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This week although two members short, we managed to be rather successful. But this was after a phase of self-doubt and a lot of number crunching for myself. Our group operates in a way in which we are split into a marketing department and an operations department. As we were a marketing member down, the responsibilities of making the marketing decisions and primarily handling of calculations fell on my lap. Although having a fairly good idea of what to do, I felt the pressure of having to work out how to optimally tackle the numbers without the confidence of my fellow team member.

From a very young age I have managed to convince myself that I am incapable of handling maths, even though I do just fine. Based on this lack of confidence, going into this week, I was rather worried. My stress stemmed from the fact that we were dealing with a much larger number of bikes than previous weeks due to having a launch this week. This meant that our budget was rather constrained, and that consideration would need to be given to a more optimal spread of funds. I think Christensen (2010) puts it well when saying “Opportunities that you never planned for emerge. But if you misinvest your resources, the outcome can be bad”. I needed to best handle our funding in order to ensure that we were focussing the marketing budget on areas that we more greatly needed it in whilst also dealing with new bikes. 

In terms of more optimally handling a similar situation in future rollovers, I would want to be better informed in areas that I lack in. Better researching into areas such as distribution that I don’t have the strongest understanding in would allow me to ideally move our funding around to match the necessitates of that rollover, without needing to rely on my teammates. Thus, a stronger understanding of areas that can be modified or altered to allow for funding to be reallocated, would be beneficial. This would be highly useful particularly in weeks where we don’t have the largest budget to work with. Leading into the coming weeks with a greater number of bikes than before, this knowledge becomes vital.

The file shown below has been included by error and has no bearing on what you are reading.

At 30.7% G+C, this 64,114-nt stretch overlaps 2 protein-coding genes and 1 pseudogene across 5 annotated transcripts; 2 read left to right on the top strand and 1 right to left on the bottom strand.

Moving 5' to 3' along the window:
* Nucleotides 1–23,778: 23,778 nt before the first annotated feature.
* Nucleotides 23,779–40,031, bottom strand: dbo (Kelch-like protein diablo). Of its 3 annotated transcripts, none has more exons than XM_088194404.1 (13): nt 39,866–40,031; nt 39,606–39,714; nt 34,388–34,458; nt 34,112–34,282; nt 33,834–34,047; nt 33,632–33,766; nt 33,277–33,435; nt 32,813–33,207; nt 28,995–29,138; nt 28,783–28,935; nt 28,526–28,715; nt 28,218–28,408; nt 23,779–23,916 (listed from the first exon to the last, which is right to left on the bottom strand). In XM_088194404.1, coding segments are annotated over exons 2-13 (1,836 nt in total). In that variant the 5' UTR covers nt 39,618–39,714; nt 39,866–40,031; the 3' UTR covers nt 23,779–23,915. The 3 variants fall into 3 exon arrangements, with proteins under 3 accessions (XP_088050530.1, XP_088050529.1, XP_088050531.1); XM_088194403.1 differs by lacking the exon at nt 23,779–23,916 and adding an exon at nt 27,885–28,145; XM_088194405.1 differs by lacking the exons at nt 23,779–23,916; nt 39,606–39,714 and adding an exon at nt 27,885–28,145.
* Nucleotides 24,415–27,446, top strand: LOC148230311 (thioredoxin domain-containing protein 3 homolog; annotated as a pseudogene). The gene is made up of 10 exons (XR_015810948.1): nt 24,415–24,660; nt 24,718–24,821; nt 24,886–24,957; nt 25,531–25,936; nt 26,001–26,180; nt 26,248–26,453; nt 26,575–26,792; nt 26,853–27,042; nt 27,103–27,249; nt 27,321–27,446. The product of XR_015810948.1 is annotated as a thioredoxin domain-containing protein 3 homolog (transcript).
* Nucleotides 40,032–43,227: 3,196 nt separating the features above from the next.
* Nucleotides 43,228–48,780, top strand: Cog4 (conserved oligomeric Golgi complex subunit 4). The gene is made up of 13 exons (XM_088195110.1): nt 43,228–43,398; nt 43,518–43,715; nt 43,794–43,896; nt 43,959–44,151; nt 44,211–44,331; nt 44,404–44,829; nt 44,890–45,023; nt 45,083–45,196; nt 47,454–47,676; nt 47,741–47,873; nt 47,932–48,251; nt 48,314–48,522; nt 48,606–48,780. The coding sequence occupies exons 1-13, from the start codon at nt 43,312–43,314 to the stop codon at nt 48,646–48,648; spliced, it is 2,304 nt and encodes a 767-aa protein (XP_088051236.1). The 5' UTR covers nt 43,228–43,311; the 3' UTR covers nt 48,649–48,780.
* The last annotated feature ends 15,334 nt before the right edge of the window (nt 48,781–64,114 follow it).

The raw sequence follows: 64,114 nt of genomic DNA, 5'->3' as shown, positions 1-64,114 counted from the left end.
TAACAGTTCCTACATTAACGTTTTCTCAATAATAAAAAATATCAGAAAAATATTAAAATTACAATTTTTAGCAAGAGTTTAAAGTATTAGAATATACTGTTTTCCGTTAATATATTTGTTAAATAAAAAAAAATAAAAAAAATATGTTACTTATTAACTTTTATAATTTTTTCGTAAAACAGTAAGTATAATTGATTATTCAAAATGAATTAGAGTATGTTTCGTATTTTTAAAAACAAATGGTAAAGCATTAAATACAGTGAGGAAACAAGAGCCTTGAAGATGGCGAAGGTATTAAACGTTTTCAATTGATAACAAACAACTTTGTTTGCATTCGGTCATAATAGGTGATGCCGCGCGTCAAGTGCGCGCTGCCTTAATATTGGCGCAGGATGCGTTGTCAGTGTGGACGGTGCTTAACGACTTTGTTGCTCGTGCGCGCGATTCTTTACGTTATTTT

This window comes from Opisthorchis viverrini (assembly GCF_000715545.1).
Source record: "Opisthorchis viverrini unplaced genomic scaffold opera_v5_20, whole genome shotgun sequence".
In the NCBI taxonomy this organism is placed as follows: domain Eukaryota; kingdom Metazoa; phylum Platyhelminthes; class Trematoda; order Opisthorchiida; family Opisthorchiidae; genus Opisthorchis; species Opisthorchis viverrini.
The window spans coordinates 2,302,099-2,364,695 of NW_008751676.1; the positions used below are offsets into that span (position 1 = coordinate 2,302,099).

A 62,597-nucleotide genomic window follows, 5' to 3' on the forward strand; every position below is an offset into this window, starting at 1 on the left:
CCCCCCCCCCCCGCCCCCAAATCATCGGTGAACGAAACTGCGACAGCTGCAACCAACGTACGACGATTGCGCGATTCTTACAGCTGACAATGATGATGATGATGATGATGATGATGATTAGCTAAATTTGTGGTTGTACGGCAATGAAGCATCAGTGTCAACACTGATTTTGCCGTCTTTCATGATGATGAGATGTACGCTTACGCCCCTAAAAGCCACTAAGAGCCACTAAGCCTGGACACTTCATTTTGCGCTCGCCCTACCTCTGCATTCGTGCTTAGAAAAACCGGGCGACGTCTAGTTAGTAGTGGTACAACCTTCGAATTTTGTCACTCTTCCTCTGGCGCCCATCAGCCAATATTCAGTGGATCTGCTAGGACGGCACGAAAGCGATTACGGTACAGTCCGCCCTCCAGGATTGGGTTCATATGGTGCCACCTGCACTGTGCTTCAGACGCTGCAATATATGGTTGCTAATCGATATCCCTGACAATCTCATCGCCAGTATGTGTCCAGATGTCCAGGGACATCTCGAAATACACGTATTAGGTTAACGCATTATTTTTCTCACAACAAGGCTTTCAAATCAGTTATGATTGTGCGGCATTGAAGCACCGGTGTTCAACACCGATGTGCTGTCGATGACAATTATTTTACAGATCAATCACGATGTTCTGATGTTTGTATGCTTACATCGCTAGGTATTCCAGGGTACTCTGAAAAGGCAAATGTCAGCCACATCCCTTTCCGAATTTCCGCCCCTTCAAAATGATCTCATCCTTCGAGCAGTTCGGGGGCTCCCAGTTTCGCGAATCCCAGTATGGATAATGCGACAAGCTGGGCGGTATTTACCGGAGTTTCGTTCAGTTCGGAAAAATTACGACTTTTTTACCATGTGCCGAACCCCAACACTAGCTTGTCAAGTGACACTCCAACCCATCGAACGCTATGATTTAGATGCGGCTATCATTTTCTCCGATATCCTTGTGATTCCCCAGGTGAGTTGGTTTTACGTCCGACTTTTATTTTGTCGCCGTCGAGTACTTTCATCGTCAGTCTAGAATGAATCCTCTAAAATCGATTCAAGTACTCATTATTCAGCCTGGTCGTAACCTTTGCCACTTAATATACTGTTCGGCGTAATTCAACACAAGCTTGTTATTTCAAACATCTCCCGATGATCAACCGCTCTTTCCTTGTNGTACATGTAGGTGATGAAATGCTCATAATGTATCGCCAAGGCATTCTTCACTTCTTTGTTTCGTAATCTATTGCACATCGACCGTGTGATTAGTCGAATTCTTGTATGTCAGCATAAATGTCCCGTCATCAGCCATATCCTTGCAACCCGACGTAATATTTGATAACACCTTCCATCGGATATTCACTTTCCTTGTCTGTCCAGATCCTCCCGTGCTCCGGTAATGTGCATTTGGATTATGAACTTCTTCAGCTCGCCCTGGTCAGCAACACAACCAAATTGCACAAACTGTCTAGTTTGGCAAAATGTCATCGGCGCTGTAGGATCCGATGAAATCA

My team was very supportive and patient as I tackled my way through the numbers, and I was pleased with the outcome. It was truly a learning experience as it gave me a chance to develop my own confidence. I now know that in future rollovers, if a similar situation were to occur, I am capable of completing the task. Through having gone through this Daudelin’s reflection process (1996) I now know areas that I could further work on in order to improve efficiency as well.  I hope to continue to challenge myself in rollovers to come. 


Christensen, C. M. (2010). How Will You Measure Your Life? Harvard Business Review, 88(7/8), 46–51. Retrieved from

Daudelin, W. M. (1996). Learning from experience through reflection. Organizational Dynamics, 24(3)




  1. very reflective journal; such a good read. 

    you have knuckled down on the daudelin structure and refer well to other readings. you have reflected really well on your own personal experience and have portrayed your problem very effectively.

    only thing i would suggest is to elaborate a little more on the quote used and how it related specifically to you i.e. what opportunities did you encounter that was not planned IF you did encounter any - this was the only part i did not automatically understand

    overall, great journal 

  2. Hey Sanara,

    First, the Daudelin structure makes it easy for readers to keep up with your ideas and logic and know what the key points you are discussing. In the journal you mentioned that your team has two players, so when you find that you have too much work to do, it may be more efficient to seek teammates' help than to complete the excess task by yourself. Secondly, in the journal, you said that you don't understand some places. At this time, you should try to get reliable and effective information is the first step, for example, the teacher. Overall, a very good reflection.

    Good luck!